This isn’t a review of Foxhole, but I want to talk about it anyway. I discovered it through a friend a few days ago and picked it up on a whim because it’s currently on sale for 10.99$ On Steam and just received a large update. I’ve got so much more to experience in Foxhole, but I can say it was already money well spent.
That’s because Foxhole is incredibly unique. It is all about persistent warfare and most of the aspects of the game are player-driven in an interesting way. Basically, players on two sides within a single server cluster fight a war over a span of weeks, then a new war begins.
The two sides are fighting for control of territory but what makes Foxhole stand out is how the war effort is driven. Regions have different facilities and
Weapons, ammo, vehicles, defenses and even lives, are crafted and delivered by players to the front lines. Logistics players mine resources, refine them, craft the goods and transport them to the needed areas with
It’s very involved, smaller runs can be done with a simple truck. Larger ones can be made with shipping containers that are loaded onto a flatbed with a crane and then unloaded with another crane, all of which are made by the players.
Meanwhile, the war itself is constantly evolving. As real-life days pass by, the AI is researching new technology for the war effort. For example sometime today we will be able to make armored cars. Sometime tomorrow we get access to machineguns.
The game-play itself is played from a top-down perspective, and aspects like cover, mobility, and tactics all play an important role. Aiming helps sure, but teamwork and strategy are more important. There are no progression skills or stuff like that. You can jump into a war at any time and be effective. You are the same as everyone else, aside from your own personal smarts and skill at the game. It is kind of like playing a real-time strategy game, but you and every other player in the game is a single unit.
What you can do is dictated by the gear you grab, again made and supplied by players. Want to grab a gun and ammo and the hit the front line? Go ahead. Pick up a medical kit and some bandages and you’re a field medic patching people up. Even without one, you can help by loading friendly soldiers into an ambulance.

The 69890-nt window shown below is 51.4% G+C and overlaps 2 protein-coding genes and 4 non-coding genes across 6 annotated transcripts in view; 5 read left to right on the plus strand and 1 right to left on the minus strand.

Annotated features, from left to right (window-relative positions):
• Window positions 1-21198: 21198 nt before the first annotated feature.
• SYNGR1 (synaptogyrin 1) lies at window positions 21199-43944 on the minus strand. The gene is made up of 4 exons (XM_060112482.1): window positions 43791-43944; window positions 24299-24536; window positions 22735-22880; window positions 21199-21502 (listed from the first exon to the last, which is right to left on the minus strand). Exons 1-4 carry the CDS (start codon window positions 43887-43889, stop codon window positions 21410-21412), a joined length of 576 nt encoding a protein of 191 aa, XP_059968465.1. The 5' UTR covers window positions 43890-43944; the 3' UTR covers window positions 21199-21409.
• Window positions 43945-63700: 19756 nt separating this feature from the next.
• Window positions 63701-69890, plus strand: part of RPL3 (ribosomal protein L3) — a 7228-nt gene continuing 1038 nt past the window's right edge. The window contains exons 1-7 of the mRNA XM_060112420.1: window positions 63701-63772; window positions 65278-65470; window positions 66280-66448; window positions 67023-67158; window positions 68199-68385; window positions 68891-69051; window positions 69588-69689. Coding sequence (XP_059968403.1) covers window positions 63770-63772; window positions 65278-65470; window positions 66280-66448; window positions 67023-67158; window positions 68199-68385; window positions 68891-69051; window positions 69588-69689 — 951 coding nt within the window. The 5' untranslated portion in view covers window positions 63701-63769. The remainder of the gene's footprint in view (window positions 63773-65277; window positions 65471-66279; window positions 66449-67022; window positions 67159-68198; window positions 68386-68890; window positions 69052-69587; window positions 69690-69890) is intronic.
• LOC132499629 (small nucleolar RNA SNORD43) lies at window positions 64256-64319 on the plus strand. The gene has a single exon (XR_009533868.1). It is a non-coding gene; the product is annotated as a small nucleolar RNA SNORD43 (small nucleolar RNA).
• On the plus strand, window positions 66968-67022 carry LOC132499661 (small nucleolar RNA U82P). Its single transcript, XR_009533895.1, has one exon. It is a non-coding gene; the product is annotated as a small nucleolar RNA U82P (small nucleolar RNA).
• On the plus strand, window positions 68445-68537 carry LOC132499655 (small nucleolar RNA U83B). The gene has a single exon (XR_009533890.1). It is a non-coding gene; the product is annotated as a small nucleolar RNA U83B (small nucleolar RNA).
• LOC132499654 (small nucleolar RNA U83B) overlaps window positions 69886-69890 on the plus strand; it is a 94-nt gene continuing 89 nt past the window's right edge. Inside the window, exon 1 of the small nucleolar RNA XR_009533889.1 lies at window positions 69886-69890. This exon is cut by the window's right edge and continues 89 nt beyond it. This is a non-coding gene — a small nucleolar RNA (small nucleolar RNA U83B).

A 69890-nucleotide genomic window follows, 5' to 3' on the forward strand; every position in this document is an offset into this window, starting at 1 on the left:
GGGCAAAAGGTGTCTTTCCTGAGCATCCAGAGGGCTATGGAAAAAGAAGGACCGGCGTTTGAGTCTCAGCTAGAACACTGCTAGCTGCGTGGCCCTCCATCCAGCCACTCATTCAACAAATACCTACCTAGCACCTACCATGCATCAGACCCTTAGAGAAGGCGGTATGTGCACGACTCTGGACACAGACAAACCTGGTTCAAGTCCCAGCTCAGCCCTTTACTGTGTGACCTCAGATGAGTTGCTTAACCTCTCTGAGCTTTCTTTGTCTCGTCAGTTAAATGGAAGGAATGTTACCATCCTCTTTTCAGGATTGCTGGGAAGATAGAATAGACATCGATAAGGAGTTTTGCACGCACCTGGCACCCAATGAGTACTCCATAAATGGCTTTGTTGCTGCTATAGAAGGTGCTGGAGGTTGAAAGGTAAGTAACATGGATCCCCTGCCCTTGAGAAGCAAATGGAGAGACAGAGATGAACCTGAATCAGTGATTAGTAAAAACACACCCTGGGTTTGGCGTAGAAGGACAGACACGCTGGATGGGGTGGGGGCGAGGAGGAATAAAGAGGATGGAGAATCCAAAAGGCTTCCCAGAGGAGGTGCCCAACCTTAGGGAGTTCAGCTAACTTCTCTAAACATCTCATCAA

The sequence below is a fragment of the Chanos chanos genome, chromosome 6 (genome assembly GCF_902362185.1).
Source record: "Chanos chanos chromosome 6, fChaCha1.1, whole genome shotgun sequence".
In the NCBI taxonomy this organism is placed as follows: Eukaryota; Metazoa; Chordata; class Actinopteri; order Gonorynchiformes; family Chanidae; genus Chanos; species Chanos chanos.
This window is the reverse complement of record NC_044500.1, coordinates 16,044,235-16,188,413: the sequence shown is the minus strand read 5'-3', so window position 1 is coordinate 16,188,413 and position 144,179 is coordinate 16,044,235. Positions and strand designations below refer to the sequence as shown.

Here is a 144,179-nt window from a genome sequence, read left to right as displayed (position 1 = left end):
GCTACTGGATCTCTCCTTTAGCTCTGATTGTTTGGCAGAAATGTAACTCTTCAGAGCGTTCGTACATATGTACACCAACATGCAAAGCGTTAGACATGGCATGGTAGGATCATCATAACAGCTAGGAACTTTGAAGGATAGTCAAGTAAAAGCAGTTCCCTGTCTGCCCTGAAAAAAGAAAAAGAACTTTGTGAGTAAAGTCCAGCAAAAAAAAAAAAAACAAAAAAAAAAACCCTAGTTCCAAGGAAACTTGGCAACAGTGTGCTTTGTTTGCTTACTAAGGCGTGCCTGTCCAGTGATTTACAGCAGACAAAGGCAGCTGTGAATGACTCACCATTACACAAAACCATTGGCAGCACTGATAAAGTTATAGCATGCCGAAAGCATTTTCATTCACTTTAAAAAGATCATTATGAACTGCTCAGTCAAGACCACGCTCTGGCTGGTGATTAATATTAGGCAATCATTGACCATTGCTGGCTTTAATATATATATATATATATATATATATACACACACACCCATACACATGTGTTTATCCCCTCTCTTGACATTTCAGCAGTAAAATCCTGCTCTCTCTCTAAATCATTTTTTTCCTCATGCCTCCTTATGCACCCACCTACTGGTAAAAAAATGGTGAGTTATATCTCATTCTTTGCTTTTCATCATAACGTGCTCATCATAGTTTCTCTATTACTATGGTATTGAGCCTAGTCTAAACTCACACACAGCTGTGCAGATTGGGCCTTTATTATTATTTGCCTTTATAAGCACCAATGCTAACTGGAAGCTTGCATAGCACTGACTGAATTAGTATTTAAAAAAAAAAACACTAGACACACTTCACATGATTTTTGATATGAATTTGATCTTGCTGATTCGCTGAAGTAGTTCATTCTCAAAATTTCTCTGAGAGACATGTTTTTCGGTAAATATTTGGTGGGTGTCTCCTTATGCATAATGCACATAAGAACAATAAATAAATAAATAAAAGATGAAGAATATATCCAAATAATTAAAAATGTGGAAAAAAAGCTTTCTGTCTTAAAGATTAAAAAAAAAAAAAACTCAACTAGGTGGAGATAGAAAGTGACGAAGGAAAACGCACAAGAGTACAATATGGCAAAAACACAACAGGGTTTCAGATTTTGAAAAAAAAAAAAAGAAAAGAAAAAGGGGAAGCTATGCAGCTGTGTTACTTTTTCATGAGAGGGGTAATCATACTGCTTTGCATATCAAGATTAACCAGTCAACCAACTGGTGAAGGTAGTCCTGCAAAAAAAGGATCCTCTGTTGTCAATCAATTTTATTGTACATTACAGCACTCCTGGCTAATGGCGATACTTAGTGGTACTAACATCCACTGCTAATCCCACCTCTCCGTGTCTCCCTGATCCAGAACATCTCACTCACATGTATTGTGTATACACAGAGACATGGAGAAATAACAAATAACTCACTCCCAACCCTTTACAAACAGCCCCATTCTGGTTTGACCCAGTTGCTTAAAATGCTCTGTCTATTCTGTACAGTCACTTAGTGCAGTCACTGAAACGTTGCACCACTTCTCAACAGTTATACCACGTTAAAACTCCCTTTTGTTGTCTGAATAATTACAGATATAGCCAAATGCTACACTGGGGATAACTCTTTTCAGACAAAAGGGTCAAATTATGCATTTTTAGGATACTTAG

If you want to do logistics, grab a hammer, get a truck and go at it. If you want to dig trenches, grab a shovel. It’s very easy to play any role you are in the mood for. Yet Foxhole is very focused on teamwork, and that most of all impressed me the most. Nearly everyone uses in game voice communication and it’s incredibly simple to jump in and start working together. Even for a socially anxious introvert such as myself.
Playing with the Foxhole community so far has been an interesting mix of seriousness and hilarity. I’ve worked with a squad of people I’ve never met before to hold a front line. Then watched as one them yelled “WITNESS ME” and ran out into gunfire with a bayonet.
I’ve crossed a river with another group of strangers behind enemy lines taking out defenses, then laughed like an idiot when one of us drowned. I have ridden shotgun with a friend transporting a container of goods. We met up with a convoy of trucks only to run into an ambushing party who were totally only expecting one truck, not three as my friend ran them over.
Each time it has been as easy as jumping in, deciding what I want to do, and simply speaking up. The sheer ability to do what I want without being gated by experience points or special loot feels liberating.
The way the game works with the frontline and logistical side existing in tandem isn’t something I’ve seen have much success before. It’s been attempted but has always failed in my experience. Foxhole has been in early access for a couple of years. It has received continuous updates and maintained a solid fanbase through it all.
Drama happens, sure, you will find it in any online game. But the overall concept is executed quite well. The game itself is daunting at first, but once you understand the logic behind it, it is pretty simple all the way around without losing its depth. Furthermore, as long as you try, your efforts will contribute to the war, every little bit counts.
Furthermore, the players in the game have been more than willing to help me when needed. I even saw veteran players running newbies through some training on the starting island. Even if the game doesn’t end up sucking you in completely, I think any fan of multiplayer games owes it themselves to try it out and experience it first hand.
I’ve had so many unique gaming experiences with Foxhole already that I’m excited for more. Later in the war, I want to join a tank crew and see how that goes. The possibilities may not be infinite but they are vast, and who knows you might make some new friends along the way.
If you are interested, Foxhole is discounted on Steam until December 19th.
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